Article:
Studies show that willpower is like a muscle— you can build it by exercise, and it gets tired when you use it too much.
The book, The Power of Habit, has a lot of great material around this idea — particularly chapter 5. People who come home after a draining day that has tested their willpower in big ways are much more likely to watch more TV, eat poorly, and not exercise. To choose to do something better or healthier takes more willpower than they have left to spend.
So what does this mean to you?
Here two quick thoughts about how you spend your willpower:
1) Since you only have so much willpower in a given day, consider the order in which you do the things that fill your day.
Think about front loading your day with the hard things that matter the most. Since you can only will so much in a given day, spend it on what matters most.
2) A way around your limited amount of willpower is to make decisions ahead of time and create habits around the things that matter.
Willpower is only used when you’re actively making decisions. If you can create good habits that get you doing the things that matter most to you, even when they are hard, you don’t need to spend your willpower on them.
This is what a lot of the book The Power of Habit is about. The way the mind works when executing a habit is very different from how it works when you are choosing to do something that is typically hard for you to do. When a habit is formed, your brain has learned to execute and follow through without using your conscious mind. A habit, in this regard, is a routine that has become ingrained into your subconscious mind. This is a fascinating and powerful piece of knowledge. If you can habitualize things you do, you can do more while spending less willpower to do it.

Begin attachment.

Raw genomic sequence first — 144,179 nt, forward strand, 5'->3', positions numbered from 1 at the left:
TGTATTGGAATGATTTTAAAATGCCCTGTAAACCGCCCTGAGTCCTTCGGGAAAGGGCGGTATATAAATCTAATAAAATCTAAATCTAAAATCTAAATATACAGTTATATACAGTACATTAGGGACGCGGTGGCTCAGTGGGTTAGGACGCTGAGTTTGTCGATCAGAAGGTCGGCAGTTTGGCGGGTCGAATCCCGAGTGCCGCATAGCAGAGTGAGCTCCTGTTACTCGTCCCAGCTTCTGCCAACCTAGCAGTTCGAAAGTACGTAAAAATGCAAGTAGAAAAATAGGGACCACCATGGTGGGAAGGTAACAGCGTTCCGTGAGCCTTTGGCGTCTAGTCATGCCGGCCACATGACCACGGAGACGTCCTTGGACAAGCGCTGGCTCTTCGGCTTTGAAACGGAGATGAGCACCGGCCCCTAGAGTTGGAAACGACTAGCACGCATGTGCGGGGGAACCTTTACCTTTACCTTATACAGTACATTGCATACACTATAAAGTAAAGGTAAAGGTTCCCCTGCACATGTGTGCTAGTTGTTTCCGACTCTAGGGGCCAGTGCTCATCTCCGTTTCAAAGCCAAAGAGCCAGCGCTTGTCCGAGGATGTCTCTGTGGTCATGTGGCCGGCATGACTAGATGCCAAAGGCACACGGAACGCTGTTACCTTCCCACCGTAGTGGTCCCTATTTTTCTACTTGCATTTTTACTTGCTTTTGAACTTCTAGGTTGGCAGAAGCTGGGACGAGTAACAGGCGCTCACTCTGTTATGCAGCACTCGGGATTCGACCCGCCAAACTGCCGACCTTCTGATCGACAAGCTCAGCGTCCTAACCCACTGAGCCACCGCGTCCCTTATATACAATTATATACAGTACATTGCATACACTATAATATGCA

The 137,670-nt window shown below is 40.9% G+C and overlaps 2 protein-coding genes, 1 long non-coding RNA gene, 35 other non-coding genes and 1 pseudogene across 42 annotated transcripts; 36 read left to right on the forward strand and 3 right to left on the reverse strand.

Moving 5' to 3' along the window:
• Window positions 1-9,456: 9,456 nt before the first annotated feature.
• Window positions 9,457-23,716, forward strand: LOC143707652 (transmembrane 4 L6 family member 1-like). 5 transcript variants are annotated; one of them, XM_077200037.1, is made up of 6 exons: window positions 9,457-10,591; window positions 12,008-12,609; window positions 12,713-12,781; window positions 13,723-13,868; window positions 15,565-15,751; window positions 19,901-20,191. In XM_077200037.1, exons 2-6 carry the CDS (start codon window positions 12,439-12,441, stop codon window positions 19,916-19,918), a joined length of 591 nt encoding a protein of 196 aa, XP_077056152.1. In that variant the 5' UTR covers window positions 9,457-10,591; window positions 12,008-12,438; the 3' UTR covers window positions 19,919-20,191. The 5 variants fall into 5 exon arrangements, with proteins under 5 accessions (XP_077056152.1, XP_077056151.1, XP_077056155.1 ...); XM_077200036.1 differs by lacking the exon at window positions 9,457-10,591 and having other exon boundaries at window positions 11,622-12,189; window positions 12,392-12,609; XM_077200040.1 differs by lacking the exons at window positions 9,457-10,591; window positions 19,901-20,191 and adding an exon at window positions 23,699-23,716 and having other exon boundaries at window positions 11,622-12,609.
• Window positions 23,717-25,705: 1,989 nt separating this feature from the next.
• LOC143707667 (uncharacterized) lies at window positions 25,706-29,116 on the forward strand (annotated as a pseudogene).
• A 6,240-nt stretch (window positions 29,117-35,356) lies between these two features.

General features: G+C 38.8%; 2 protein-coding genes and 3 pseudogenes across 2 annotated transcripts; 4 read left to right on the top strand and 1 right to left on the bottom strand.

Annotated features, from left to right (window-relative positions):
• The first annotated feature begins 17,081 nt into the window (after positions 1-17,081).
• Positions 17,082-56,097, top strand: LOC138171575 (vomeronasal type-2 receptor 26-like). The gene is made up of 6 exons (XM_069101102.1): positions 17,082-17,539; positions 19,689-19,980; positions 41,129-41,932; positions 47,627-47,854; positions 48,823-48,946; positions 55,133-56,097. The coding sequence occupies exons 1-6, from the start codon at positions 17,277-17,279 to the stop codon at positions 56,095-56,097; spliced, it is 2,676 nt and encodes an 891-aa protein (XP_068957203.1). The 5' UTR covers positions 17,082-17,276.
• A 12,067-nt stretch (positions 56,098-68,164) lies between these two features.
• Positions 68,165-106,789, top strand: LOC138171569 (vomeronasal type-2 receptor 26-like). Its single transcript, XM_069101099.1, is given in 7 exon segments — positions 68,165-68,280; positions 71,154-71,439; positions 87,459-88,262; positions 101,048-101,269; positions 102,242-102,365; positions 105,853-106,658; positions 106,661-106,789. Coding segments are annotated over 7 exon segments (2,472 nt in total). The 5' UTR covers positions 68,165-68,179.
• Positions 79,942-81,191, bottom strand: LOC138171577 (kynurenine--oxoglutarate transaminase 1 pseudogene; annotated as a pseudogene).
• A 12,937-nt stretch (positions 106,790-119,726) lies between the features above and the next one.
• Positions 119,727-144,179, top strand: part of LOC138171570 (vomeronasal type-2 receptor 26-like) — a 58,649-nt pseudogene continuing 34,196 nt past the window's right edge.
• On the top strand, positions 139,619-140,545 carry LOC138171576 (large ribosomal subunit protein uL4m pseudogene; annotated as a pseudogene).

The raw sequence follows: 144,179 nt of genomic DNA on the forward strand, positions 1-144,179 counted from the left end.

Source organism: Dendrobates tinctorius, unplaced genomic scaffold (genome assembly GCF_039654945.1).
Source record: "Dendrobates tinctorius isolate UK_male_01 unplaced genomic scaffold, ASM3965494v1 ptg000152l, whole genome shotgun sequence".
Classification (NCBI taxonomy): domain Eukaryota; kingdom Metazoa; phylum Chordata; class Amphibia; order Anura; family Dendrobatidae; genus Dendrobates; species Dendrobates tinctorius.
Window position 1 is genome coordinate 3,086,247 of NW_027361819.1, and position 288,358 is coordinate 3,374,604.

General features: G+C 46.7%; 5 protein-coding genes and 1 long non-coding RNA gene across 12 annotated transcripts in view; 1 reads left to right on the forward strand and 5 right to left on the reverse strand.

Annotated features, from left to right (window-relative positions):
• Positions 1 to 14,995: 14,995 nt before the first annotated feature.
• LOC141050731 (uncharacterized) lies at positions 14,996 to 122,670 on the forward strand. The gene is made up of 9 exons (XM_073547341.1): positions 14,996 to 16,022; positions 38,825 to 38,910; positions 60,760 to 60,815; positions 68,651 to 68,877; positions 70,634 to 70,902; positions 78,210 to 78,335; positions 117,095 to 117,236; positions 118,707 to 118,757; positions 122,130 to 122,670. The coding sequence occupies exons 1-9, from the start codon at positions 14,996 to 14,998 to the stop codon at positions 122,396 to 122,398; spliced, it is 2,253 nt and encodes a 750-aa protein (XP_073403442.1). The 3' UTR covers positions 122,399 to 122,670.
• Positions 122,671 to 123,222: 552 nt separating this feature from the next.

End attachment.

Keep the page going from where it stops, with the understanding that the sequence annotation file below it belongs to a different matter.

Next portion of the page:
This is some of the power of having a great routine. It takes what you do and takes the choice out of it. This is also why great artists and creators often live a highly routinized and habitualized life. Twila Tharp, in her book The Creative Habit, outlines her morning routine— so habitual in order to reserve her first choice of the day for what matters most to her: dance. Similarly, Steven Pressfield gives an overview of his writing routine in The War of Art— a very ritualized experience. Finally, Roald Dahl would sit in the same chair with his typewriter every day— no matter what.
Good habits allow you to spend your willpower on the work that matters most.
So, again, how will you spend your willpower?